Well, it’s no “Tilotny Throws a Shape.”
It seems almost obvious to suggest that The Force Awakens is a film that feels more like it was engineered than created as such. There is never a moment within it that doesn’t feel calculated. This is hardly surprising; the original film’s conscious aping of Joseph Campbell is at times overstated, but in the post-Save the Cat! cinematic world we live in the idea that a Star Wars screenplay was ever going to contain anything that seems to be there because of some actual interest, concern, or idiosyncrasy of the screenwriter is blatantly absurd. The cold reality is that The Force Awakens basically just had to shoot on film and go back to the “used future” aesthetic that Lucas ditched for the prequels and it was going to debut to cheery reviews about Star Wars being back.
Even by that standard, however, there’s something intensely rote about The Force Awakens and its unblinking tour through all the classic bits of Star Wars. It would be going too far to say that it’s cynical – everybody is clearly having a good time making Star Wars. But there’s a palpable sense, in basically every scene, that what they’re having fun is very much making Star Wars as opposed to making this particular movie. There are exceptions – in particular Domhnall Gleeson, who has clearly never tasted finer scenery in his life – but by and large nobody seems invested in this film.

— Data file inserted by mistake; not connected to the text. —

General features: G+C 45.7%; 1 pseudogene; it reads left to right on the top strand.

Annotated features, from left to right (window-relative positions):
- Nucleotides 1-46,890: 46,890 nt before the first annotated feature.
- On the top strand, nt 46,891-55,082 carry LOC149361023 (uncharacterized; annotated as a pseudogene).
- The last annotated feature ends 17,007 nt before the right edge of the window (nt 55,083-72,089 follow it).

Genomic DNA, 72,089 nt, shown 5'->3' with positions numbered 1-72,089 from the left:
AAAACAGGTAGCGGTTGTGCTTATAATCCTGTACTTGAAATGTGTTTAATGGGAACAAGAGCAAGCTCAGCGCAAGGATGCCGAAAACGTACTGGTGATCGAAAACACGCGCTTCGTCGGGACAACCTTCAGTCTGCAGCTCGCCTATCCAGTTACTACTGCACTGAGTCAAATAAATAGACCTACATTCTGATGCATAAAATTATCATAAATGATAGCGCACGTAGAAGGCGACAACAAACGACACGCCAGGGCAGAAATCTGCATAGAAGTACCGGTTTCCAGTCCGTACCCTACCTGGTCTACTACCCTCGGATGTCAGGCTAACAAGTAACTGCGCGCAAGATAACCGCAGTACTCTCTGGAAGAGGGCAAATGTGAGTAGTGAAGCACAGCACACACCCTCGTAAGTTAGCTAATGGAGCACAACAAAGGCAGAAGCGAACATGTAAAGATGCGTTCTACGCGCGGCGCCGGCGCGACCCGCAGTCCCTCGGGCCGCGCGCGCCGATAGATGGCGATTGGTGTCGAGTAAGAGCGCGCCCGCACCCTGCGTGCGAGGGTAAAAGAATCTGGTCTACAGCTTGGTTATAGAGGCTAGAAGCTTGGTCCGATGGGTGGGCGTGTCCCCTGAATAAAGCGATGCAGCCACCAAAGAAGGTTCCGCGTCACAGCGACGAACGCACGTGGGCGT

That’s not terribly surprising, I suppose, given that this film (like Star Trek before it) really isn’t interested in anything more than “here is the setup for a new version of this classic thing.” The main beneficiary here is Rian Johnson, a filmmaker with an actual track record of interesting and challenging movies who inherits the plum Empire Strikes Back position, an accomplished cast, and an actual premise, and who thus presumably gets to go be interesting without having to waste acres of time going “look! Another plucky hero on a desert planet!”
Ah, yes, Rey. Along with Finn, the good part of the film. For two reasons. The first is simply the hilarious idiocy like the review Vox Day posted to his PUA sub-blog that objected to a girl beating a boy in a light saber fight before concluding that “women ruin everything,” or the Return of Kings review that says everything you’d expect it to say. The second, quite separate from the genuine pleasure of impotent nerd rage, is simply that it’s fucking wonderful to see heroes like Rey and Finn. A world where Daisy Ridley and John Boyega get to play the heroes of an action/sci-fi movie is a nicer world than one where they don’t. Countless movies have gone less well-cast because they didn’t have the bravery or ingenuity to hire actors like them.
And yet for all that the choice of sobriquets reveals the ugly motives for the critique, it’s hard not to have a whisp of sympathy for the people who accuse Rey of being a Mary Sue.…